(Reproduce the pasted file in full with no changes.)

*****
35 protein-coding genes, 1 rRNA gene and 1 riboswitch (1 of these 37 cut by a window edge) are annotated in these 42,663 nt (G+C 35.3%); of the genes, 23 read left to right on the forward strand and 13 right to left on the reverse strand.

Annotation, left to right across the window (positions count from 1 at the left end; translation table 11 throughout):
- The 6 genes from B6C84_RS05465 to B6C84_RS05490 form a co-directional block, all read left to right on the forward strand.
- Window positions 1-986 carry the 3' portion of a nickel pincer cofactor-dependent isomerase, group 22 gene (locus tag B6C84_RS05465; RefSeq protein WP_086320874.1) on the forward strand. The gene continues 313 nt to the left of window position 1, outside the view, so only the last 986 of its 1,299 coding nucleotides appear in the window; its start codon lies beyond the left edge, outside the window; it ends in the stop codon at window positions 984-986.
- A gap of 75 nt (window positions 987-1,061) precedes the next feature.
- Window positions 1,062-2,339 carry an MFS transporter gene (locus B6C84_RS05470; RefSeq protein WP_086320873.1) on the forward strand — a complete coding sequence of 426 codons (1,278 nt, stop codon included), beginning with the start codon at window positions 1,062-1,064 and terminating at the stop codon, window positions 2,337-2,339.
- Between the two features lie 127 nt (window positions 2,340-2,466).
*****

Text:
35 protein-coding genes, 1 rRNA gene and 1 riboswitch (1 of these 37 cut by a window edge) are annotated in these 42,663 nt (G+C 35.3%); of the genes, 23 read left to right on the forward strand and 13 right to left on the reverse strand.

Annotation, left to right across the window (positions count from 1 at the left end; translation table 11 throughout):
- The 6 genes from B6C84_RS05465 to B6C84_RS05490 form a co-directional block, all read left to right on the forward strand.
- Window positions 1-986 carry the 3' portion of a nickel pincer cofactor-dependent isomerase, group 22 gene (locus tag B6C84_RS05465; RefSeq protein WP_086320874.1) on the forward strand. The gene continues 313 nt to the left of window position 1, outside the view, so only the last 986 of its 1,299 coding nucleotides appear in the window; its start codon lies beyond the left edge, outside the window; it ends in the stop codon at window positions 984-986.
- A gap of 75 nt (window positions 987-1,061) precedes the next feature.
- Window positions 1,062-2,339 carry an MFS transporter gene (locus B6C84_RS05470; RefSeq protein WP_086320873.1) on the forward strand — a complete coding sequence of 426 codons (1,278 nt, stop codon included), beginning with the start codon at window positions 1,062-1,064 and terminating at the stop codon, window positions 2,337-2,339.
- Between the two features lie 127 nt (window positions 2,340-2,466).